Organization welcomed new board members and challenges at its annual membership meeting
Though business leaders say Goleta’s Old Town neighborhood is a key business and tourism asset for the city, the area made up of long-time mom-and-pop stores could use a facelift.
At its annual membership meeting this week, the Goleta Valley Chamber of Commerce named Old Town revitalization one of its priorities for 2017 as it welcomed its incoming board.
“Old Town Goleta has been just a long-time thing where everyone wants to do something, but there have been a bunch of reasons why we couldn’t,” Dave Clark, 2016’s board chair and the president of Impulse Advanced Communications, told the gathering of business leaders at Ice in Paradise, the city’s recently opened ice-skating center.
But last year, he said, marked the beginning of a concerted effort to “retain the stuff people like about it, and fix the stuff people don’t like about it.”
The Old Town neighborhood, anchored around Hollister Avenue, sits between Fairview Avenue and Highway 217. Despite its diverse array of businesses and services, it’s a little on the shabby side.
Taking over as board president of the Goleta chamber is Hallie Avolio of Latitude 34 Technologies.
“I have a lot of faith we’re going to make some great progress in 2017,” she said of the neighborhood.
As the chamber celebrates its 70th birthday this year, its priorities for 2017 include housing, transportation, infrastructure, water supply, business regulation and workforce development, CEO Kristen Miller said.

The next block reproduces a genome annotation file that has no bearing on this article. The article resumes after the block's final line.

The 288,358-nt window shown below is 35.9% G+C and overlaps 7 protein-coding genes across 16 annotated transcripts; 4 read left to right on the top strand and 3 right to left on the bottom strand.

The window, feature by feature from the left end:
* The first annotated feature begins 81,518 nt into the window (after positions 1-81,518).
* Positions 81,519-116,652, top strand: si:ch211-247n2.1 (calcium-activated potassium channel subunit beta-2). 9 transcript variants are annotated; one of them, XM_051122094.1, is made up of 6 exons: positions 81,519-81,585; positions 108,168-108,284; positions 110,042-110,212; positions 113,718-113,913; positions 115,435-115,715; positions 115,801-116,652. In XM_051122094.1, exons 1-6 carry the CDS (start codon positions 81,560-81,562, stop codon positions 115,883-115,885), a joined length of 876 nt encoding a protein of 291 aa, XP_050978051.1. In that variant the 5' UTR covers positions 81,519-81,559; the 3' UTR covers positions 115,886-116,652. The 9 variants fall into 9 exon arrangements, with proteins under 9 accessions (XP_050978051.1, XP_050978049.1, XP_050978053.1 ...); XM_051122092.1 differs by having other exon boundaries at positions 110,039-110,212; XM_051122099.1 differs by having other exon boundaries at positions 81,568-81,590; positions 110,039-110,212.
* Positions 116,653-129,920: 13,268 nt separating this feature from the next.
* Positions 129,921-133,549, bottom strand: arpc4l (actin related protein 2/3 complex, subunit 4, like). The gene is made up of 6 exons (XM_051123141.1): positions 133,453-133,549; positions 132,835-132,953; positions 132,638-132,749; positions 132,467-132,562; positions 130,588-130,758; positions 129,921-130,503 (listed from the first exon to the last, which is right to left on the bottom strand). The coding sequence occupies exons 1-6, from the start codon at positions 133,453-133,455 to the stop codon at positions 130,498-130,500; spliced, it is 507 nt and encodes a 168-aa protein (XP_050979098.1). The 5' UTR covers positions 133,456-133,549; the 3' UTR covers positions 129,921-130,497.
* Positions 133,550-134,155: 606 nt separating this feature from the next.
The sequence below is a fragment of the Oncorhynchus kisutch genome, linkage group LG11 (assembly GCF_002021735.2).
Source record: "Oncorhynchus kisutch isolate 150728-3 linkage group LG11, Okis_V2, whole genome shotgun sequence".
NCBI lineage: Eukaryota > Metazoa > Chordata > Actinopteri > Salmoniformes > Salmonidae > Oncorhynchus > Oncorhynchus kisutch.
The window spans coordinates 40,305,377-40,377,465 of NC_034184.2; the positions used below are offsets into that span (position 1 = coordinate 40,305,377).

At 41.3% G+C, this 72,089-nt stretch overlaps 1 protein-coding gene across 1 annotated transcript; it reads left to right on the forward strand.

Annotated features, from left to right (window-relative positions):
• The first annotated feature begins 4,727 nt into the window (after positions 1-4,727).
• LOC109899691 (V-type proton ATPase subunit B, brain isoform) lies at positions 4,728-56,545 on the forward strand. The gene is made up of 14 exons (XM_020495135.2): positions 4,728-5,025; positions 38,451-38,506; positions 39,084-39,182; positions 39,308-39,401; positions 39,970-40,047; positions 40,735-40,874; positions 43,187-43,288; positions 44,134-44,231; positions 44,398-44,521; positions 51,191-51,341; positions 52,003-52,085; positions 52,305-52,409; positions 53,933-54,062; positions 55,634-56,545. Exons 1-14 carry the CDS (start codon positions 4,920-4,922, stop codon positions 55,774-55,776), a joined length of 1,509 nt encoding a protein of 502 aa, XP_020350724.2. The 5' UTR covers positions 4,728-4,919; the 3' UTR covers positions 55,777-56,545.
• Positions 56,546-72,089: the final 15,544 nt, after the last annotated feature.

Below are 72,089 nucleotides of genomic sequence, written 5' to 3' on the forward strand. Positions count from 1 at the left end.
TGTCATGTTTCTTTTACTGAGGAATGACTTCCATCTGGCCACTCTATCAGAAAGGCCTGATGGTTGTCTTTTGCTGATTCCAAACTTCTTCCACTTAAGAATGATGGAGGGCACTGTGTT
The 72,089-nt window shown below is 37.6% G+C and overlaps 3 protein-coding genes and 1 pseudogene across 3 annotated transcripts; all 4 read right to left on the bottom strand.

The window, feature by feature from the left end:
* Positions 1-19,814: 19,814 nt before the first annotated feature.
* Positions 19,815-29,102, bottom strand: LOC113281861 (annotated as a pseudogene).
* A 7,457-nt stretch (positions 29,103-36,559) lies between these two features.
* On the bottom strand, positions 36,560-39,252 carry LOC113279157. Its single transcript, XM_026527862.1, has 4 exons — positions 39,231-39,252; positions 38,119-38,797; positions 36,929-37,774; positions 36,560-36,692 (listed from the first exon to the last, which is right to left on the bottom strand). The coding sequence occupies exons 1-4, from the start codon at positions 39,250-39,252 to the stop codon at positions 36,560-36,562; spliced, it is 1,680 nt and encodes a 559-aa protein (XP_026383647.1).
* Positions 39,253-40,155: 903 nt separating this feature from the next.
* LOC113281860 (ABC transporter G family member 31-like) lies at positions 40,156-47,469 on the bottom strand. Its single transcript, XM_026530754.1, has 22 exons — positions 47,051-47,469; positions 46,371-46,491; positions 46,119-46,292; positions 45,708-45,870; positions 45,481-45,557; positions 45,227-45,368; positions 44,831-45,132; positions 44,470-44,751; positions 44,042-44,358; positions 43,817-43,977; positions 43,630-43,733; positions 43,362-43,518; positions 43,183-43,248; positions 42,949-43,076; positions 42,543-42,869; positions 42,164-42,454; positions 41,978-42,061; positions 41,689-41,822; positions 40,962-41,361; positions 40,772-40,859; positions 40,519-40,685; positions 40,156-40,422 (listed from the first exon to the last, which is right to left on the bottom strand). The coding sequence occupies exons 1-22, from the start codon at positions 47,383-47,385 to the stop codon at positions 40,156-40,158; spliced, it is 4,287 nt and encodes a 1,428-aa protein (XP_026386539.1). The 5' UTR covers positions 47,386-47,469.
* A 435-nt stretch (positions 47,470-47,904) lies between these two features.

Those issues, Avolio said, directly affect the success of the business community.
Marty Plourd, the board’s treasurer and the president and CEO of Community West Bank, which has a branch in Old Town, said revitalizing the neighborhood can pose a dilemma for businesses.
“They’re getting by, they’re doing okay, but some of them are afraid that if the landlords who own the buildings spend a bunch of money to refurbish them, the rents will go up,” he told Noozhawk.
Plourd sits on a chamber working group examining possibilities for revitalization, and said simple fixes like adding flowers around the neighborhood and trimming the trees could begin a gradual facelift that could expand businesses’ customer bases, sales and confidence before more significant measures are taken that could incline landlords to raise their rents.
With more people coming to Goleta to live and work, “we should prepare the downtown to be what we want it to be, and shape it.”
The longevity of the area’s mom-and-pop establishments can be chalked up to business owners’ intimate familiarity with their specific trades, said Tony Vallejo, the chamber’s 2013 chair and a former city councilman.
“We have a lot of experienced, savvy business owners down there,” he said.
In addition to welcoming its new board members and recognizing its ambassadors to the community, the chamber bestowed its Chairman’s Award to Don Donaldson of Stantec, who served as president in 2014 and 2015, and the Ambassador of the Year award to professional photographer Madeleine Vite.